HRM Five: How to drive gender equality
Yamini Chinnuswamy offers five important points on everything you wanted to know about HR practices today, but were too afraid to ask. Check out previous editions of HRM Five here.
Check out the rest of our International Women’s Day 2018 coverage here!
According to the World Economic Forum’s Global Gender Gap Report, the gender gap is widening. In fact, the data – collated from 144 countries, which were benchmarked in the areas of economic participation and opportunity, education, health, and political empowerment – suggests that it will take another 217 years to achieve gender parity at the current rates.
In light of this news, this year’s International Women’s Day campaign is themed around #PressForProgress, and it calls on people, businesses, and communities to be more gender inclusive.
For those wishing to join the cause, here are a few ways that employing organisations can push for gender parity in their workplaces:
1. Promote a family-friendly workplace
More often than not, women end up leaving employment because there are no considerations in place for them to balance both work and family obligations.
But in fact, family-friendly policies will benefit working mothers as well as working fathers.
Companies also need to move away from the conventional model of nine-to-five full-time work, and provide greater flexibility in how work is done – whether that means telecommuting, part-time positions, or project-based contracts.
Providing childcare access and benefits will also go a great way toward mitigating the loss of valuable female employees.
2. Take problems seriously
If your organisation doesn’t already have a clear policy against discrimination and harassment in place, it’s time to implement one.
It isn’t just about extreme cases like physical assault. For instance, how seriously does the organisation take repeated sexist comments? If HR doesn’t take action, or put in place a clear reporting mechanism for such incidents, it suggests that the organisation doesn’t take sexism or gender equality seriously.
Be clear on what constitutes inappropriate comments or actions, so that every employee is on the same page.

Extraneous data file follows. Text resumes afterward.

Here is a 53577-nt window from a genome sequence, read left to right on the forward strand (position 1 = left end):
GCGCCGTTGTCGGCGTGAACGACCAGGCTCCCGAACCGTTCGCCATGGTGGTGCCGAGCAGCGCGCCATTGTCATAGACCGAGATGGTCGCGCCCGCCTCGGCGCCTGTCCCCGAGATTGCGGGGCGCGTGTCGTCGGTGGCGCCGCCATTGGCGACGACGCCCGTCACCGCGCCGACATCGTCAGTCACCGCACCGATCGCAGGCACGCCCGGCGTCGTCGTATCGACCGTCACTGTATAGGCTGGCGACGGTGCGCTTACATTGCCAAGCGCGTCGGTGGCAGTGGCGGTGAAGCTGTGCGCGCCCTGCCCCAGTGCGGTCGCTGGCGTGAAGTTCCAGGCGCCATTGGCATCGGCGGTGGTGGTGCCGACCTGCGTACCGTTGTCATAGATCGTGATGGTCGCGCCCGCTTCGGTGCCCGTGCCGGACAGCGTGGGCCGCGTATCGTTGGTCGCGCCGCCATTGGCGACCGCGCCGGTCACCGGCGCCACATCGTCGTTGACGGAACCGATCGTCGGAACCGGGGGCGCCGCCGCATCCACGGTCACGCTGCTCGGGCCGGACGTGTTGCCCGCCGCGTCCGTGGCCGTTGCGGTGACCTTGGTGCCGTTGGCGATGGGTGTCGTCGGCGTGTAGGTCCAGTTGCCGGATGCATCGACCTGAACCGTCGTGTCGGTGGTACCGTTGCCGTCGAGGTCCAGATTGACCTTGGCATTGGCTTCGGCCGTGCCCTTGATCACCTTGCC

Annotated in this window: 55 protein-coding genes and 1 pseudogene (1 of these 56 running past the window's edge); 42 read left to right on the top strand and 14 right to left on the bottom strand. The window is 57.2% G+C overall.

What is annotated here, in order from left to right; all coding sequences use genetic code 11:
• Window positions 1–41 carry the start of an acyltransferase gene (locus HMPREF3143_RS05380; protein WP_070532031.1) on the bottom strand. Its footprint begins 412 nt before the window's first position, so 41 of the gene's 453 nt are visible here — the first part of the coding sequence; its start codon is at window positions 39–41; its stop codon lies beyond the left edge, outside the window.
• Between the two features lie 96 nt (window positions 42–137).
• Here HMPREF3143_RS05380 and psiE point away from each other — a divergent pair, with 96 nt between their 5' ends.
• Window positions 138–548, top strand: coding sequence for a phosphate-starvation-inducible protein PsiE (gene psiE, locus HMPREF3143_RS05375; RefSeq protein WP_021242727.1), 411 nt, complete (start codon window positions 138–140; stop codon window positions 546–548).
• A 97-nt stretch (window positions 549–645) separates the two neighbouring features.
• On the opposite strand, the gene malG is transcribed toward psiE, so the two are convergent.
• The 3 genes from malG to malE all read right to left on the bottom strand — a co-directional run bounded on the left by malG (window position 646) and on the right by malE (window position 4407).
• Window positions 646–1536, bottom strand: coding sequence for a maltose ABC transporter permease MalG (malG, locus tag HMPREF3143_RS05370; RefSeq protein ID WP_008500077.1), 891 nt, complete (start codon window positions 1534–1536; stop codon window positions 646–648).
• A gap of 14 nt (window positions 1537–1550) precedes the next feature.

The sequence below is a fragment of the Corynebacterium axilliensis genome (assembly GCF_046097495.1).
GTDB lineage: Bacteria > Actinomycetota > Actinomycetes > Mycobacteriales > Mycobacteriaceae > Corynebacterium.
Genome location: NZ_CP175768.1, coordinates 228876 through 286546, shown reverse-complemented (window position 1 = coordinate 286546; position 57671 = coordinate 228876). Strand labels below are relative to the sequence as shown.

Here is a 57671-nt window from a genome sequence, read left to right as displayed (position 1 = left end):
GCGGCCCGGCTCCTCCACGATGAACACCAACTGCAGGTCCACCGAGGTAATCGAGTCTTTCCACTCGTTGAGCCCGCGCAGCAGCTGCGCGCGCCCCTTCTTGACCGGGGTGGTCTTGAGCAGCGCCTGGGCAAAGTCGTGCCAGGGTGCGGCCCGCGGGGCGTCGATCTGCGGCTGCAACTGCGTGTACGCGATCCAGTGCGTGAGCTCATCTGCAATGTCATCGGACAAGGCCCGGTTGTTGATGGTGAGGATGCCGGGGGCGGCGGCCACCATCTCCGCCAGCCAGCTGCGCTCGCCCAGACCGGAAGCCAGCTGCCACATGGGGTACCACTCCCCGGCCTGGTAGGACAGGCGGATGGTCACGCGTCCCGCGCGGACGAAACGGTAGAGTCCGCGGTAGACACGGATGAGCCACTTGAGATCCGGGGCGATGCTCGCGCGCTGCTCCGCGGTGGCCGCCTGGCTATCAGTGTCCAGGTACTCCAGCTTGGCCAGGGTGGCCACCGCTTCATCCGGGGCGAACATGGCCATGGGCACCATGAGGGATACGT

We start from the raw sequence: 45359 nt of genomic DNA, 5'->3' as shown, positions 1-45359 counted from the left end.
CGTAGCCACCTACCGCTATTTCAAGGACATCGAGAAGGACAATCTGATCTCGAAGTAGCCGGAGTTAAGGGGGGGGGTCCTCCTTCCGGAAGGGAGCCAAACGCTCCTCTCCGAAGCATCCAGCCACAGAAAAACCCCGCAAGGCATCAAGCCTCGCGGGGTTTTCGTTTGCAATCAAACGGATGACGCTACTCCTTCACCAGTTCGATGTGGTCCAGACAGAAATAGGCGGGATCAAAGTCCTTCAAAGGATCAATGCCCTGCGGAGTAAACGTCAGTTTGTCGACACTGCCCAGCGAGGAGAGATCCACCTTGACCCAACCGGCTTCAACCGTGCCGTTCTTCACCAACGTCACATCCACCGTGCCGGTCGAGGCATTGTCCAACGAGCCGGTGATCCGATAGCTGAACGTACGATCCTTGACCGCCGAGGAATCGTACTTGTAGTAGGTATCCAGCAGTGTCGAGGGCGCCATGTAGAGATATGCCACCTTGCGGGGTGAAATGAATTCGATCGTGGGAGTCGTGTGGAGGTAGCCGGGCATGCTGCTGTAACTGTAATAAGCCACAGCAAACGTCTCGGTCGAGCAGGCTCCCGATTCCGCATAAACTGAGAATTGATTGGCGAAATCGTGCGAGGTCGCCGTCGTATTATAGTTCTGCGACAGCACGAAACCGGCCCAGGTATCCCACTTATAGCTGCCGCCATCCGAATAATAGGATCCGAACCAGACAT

3. Set the example
What is tolerated at an employee level is frequently determined by the people up top.
It is time to get the organisation’s leadership on board, and educate them on the benefits of a workplace that is welcoming to both men and women.
A CEO who swiftly and decisively cuts down an off-handed sexist comment is a more potent influence than any corporate discrimination policy.
Similarly, a management team that includes a visible number of women and people from minority groups signals to the rest of the company – and everyone outside it – that this is an organisation where everyone has the opportunity to rise up and take a seat at the table.
4. Rethink the hiring process
In many countries, it is already illegal to request certain information on résumés or during job interviews. But organisations can take it one step further.
HR can consider circulating excluding candidates’ names themselves, before passing on information to hiring managers.HR and hiring managers also need to be open-minded to the fact that many working mothers might have gaps in their employment histories because they took time off to take care of their families.
If an organisation finds it isn’t getting many female applicants, it might be time to take a step back and review the different components of the hiring process – such as the outlets used to advertise positions, or the type of language in the job descriptions.
5. Nurture a culture of mentorship and sponsorship
A recent survey by LeanIn.Org showed that almost half of male managers are now uncomfortable participating in common work activities with women, including working alone and mentoring.
But as LeanIn.Org founder Sheryl Sandberg notes, “Men vastly outnumber [women] as managers and senior leaders”.
Workplaces that want to be more inclusive need to encourage mentors to expand their protégé pool beyond just those who look like them.Companies also need to consider the concept of sponsorships.
While mentors provide guidance and advice, sponsors act more as advocates. By educating managers and leaders to advocate for both men and women equally, HR is better-positioned to nurture a workplace culture that means everyone is visible, and given access to the same opportunities.